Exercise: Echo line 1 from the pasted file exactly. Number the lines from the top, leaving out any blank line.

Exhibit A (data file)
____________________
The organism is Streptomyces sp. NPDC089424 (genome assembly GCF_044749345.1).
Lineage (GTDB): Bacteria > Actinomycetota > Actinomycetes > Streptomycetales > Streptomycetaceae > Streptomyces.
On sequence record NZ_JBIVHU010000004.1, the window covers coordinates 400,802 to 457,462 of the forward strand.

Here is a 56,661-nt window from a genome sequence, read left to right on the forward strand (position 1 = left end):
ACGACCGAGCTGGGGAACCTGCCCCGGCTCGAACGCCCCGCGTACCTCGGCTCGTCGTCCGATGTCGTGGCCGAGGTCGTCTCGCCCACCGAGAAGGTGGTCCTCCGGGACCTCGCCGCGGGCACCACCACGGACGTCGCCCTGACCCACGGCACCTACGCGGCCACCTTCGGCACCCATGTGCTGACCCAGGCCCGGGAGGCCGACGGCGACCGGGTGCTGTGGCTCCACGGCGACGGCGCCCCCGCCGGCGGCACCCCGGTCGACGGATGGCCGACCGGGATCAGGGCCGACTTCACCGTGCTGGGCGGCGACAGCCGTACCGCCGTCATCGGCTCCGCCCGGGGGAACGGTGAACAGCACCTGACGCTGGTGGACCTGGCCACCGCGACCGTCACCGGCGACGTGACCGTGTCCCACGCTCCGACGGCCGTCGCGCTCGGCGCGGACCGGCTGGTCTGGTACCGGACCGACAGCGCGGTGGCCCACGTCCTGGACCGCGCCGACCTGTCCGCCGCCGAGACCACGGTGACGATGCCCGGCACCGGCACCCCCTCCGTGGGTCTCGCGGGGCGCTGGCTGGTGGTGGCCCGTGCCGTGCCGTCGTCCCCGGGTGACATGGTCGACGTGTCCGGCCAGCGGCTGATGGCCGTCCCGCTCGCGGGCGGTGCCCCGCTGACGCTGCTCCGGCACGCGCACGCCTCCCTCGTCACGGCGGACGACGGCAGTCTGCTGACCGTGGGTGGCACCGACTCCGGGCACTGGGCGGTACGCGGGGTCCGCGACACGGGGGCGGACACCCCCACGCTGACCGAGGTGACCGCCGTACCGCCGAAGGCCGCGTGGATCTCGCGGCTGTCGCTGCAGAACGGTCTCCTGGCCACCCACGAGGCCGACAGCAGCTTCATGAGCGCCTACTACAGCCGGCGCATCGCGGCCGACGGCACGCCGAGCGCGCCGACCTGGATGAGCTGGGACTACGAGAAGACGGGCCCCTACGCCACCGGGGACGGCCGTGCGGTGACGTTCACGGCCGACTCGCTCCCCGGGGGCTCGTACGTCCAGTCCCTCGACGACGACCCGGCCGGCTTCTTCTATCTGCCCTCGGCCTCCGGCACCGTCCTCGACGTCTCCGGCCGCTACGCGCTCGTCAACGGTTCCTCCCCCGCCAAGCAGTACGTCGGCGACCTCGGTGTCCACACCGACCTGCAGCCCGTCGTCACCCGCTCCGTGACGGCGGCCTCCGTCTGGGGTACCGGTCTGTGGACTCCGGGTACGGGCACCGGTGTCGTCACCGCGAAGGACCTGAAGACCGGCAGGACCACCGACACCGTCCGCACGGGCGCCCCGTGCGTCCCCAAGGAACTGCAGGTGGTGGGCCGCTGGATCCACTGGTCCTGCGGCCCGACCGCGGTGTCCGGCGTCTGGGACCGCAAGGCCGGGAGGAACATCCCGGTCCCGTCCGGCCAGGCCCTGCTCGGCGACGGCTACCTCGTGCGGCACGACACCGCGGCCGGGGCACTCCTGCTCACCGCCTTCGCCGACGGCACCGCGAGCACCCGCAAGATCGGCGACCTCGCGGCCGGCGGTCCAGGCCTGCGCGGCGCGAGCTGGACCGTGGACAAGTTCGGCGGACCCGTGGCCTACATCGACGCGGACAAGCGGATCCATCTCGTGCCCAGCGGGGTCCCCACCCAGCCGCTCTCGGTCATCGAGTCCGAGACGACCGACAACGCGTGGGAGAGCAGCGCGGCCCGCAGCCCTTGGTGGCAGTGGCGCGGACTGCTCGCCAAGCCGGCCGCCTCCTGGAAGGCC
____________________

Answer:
The organism is Streptomyces sp. NPDC089424 (genome assembly GCF_044749345.1).